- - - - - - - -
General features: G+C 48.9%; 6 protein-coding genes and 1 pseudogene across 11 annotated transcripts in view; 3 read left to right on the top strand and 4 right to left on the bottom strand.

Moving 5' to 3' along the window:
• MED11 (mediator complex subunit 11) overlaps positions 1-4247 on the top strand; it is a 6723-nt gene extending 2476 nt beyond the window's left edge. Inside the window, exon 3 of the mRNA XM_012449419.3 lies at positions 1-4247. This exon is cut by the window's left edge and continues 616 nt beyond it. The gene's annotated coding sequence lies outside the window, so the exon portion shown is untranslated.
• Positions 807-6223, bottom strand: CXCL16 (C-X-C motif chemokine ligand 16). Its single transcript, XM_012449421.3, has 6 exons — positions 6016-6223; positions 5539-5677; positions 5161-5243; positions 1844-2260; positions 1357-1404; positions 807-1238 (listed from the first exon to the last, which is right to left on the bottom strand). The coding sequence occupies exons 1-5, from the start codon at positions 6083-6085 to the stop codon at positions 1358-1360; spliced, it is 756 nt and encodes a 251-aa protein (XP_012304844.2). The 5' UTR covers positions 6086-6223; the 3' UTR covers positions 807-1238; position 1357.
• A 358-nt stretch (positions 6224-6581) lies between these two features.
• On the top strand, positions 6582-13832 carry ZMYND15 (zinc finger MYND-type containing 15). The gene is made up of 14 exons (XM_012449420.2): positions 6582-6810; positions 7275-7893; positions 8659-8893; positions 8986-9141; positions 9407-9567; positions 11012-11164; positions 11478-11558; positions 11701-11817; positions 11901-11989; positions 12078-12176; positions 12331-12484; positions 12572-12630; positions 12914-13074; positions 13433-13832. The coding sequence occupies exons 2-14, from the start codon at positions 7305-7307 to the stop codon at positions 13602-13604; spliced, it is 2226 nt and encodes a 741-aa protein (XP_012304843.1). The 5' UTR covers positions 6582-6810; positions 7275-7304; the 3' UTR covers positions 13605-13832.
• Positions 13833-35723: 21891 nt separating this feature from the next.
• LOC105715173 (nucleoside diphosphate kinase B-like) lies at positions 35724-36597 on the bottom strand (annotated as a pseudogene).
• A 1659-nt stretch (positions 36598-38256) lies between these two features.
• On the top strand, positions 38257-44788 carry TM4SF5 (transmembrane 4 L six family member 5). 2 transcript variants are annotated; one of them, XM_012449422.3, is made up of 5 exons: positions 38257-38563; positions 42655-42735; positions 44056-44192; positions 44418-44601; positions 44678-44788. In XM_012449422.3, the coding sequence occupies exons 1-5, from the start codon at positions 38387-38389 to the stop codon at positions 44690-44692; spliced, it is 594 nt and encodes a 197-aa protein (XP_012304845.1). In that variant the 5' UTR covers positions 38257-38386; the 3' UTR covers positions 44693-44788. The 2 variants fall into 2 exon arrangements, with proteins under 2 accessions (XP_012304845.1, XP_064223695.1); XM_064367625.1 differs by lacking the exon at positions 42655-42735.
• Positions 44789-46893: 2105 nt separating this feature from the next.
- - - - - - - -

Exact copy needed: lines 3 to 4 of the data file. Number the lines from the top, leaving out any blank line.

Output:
• MED11 (mediator complex subunit 11) overlaps positions 1-4247 on the top strand; it is a 6723-nt gene extending 2476 nt beyond the window's left edge. Inside the window, exon 3 of the mRNA XM_012449419.3 lies at positions 1-4247. This exon is cut by the window's left edge and continues 616 nt beyond it. The gene's annotated coding sequence lies outside the window, so the exon portion shown is untranslated.
• Positions 807-6223, bottom strand: CXCL16 (C-X-C motif chemokine ligand 16). Its single transcript, XM_012449421.3, has 6 exons — positions 6016-6223; positions 5539-5677; positions 5161-5243; positions 1844-2260; positions 1357-1404; positions 807-1238 (listed from the first exon to the last, which is right to left on the bottom strand). The coding sequence occupies exons 1-5, from the start codon at positions 6083-6085 to the stop codon at positions 1358-1360; spliced, it is 756 nt and encodes a 251-aa protein (XP_012304844.2). The 5' UTR covers positions 6086-6223; the 3' UTR covers positions 807-1238; position 1357.